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Beneficial Effect of Melatonin on Blastocyst In Vitro Production from Heat-Stressed Bovine Oocytes

Authors

  • A Cebrian-Serrano,

    Corresponding author
    1. Biotalentum Ltd., Gödöllő, Hungary
    • Centro de Tecnología Animal, Instituto Valenciano de Investigaciones Agrarias, Segorbe, Spain
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  • I Salvador,

    1. Centro de Tecnología Animal, Instituto Valenciano de Investigaciones Agrarias, Segorbe, Spain
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  • E Raga,

    1. Centro de Tecnología Animal, Instituto Valenciano de Investigaciones Agrarias, Segorbe, Spain
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  • A Dinnyes,

    1. Biotalentum Ltd., Gödöllő, Hungary
    2. Molecular Animal Biotechnology Laboratory, Szent Istvan University, Gödöllő, Hungary
    3. Department of Farm Animal Health, Faculty of Veterinary Medicine, Utrecht University, Utrecht, The Netherlands
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  • MA Silvestre

    1. Centro de Tecnología Animal, Instituto Valenciano de Investigaciones Agrarias, Segorbe, Spain
    2. Departament de Biologia Funcional i Antropologia Fisica, Universitat de València, Burjassot, Valencia, Spain
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Author's address (for correspondence): A. Cebrian-Serrano, Poeta Herrero, 6, 46340 Requena, Spain. E-mail: a.cebrian.serrano@gmail.com

Contents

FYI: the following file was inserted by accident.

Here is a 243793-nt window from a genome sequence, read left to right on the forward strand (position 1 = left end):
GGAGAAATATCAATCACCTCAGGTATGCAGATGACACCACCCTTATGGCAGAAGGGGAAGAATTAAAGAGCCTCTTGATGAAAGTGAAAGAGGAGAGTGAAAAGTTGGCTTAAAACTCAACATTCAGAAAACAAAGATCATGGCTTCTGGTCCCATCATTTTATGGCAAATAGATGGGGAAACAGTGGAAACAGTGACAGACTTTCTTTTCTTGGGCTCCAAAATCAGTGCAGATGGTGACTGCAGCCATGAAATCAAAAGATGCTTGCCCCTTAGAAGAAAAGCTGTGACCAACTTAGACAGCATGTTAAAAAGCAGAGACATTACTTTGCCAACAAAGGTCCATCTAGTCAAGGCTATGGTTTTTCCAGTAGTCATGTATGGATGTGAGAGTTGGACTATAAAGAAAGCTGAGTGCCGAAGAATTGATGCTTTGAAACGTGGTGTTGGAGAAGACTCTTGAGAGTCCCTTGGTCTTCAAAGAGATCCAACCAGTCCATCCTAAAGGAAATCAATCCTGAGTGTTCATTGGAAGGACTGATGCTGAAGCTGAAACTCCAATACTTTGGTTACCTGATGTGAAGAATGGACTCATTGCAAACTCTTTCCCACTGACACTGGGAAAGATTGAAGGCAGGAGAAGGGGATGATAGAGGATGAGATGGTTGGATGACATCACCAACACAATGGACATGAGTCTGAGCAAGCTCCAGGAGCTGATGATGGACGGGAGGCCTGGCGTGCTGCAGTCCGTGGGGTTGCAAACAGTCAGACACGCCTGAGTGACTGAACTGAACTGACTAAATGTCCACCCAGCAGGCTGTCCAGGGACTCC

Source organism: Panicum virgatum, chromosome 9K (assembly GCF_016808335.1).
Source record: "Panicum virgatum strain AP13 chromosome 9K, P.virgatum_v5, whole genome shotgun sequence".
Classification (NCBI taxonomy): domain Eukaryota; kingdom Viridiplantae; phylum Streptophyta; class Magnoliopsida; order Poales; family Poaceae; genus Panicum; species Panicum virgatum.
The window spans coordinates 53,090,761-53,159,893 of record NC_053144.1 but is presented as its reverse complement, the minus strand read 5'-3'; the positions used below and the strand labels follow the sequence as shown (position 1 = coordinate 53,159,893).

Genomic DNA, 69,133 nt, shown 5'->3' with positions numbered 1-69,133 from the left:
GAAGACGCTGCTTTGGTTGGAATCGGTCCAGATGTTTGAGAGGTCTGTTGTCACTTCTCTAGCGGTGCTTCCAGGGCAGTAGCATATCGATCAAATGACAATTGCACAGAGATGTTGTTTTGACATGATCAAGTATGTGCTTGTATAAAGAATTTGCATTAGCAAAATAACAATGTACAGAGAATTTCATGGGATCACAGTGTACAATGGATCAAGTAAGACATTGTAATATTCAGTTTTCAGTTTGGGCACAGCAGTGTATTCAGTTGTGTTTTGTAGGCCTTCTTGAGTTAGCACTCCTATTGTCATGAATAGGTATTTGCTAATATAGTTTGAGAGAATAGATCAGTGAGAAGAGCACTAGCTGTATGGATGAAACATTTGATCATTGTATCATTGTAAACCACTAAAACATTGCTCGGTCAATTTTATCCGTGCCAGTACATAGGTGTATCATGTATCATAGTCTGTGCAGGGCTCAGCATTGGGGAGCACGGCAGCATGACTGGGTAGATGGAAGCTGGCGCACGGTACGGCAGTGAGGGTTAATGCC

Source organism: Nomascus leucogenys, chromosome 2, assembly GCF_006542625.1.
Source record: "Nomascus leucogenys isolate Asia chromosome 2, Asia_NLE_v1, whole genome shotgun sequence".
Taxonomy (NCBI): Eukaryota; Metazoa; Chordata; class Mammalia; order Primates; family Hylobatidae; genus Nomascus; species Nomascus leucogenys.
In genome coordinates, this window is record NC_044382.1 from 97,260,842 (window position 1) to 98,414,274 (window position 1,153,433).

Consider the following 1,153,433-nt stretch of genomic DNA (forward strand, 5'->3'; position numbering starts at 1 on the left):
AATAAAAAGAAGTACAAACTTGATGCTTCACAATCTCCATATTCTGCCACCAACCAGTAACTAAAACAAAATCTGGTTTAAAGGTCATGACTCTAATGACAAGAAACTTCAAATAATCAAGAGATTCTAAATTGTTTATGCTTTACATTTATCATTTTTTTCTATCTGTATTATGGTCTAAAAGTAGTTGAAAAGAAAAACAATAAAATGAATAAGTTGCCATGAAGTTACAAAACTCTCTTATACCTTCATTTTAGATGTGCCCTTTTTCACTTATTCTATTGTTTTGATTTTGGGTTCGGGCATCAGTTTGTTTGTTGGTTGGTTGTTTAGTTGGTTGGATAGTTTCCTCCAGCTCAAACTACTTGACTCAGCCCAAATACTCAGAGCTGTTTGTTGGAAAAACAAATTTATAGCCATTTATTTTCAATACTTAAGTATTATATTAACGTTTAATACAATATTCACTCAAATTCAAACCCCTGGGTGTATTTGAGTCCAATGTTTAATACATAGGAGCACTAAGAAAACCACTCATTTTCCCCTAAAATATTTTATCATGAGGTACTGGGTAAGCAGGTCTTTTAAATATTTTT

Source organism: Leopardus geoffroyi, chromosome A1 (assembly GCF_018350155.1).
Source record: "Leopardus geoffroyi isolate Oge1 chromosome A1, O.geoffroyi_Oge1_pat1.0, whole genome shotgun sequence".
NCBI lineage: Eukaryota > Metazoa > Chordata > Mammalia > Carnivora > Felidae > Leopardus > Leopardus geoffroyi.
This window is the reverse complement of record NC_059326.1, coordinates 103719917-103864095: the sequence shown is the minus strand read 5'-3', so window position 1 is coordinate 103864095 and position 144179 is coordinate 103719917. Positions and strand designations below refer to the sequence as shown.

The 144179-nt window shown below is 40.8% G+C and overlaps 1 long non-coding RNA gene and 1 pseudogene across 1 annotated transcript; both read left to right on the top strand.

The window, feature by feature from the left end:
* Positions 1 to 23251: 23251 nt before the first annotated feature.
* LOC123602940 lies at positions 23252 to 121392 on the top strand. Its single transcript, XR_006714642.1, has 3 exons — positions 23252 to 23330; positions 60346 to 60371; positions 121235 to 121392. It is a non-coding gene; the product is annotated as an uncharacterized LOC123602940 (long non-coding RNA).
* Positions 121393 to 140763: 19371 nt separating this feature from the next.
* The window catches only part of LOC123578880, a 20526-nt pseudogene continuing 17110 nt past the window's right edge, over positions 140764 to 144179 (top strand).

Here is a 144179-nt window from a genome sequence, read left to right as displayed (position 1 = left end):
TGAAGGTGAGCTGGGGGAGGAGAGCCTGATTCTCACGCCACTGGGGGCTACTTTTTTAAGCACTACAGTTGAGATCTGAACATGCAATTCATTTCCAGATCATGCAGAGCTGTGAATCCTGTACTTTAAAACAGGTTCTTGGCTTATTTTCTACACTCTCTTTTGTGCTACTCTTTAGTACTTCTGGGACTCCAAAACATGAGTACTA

Melatonin may play an important role in protecting gametes and embryos from the potential harmful effects of oxidative stress. In this study, we first examined two different heat stress (HS) treatments for in vitro oocyte maturation (Experiment 1: 38.5 vs 41.0°C, during the first 20 h; Experiment 2: 38.5 vs 41.5°C, during the entire period) on bovine oocyte maturation and embryo development. Second, we tested different melatonin concentrations added to the maturation and culture medium (Experiment 3: 0, 10−12, 10−9, 10−4 m; Experiment 4: 0, 10−3 m), both with and without HS (38.5 or 41.5°C, respectively). In Experiment 1, the HS treatment resulted in a lower maturation rate and number of cells/blastocyst (C/B) and a higher blastocyst rate than that in the control group. In Experiment 2, oocytes/embryos from heat-stressed oocytes (HSO) had a lower maturation, cleavage and blastocyst rates, as well as a lower C/B compared with the control. In Experiment 3, in HSO groups, 10−4 m melatonin resulted in an increased blastocyst rate compared with 0 m melatonin, with a similar blastocyst rate to the non-HSO without melatonin. Melatonin did not have any effect in embryos from non-HSO groups compared with the control. In Experiment 4, 10−3 m melatonin produced lower cleavage and blastocyst rates in HSO and lower blastocyst rate in non-HSO when compared to melatonin-untreated oocytes/embryos. In conclusion, 10−4 m melatonin was found to alleviate bovine oocytes from the harmful effects of HS.

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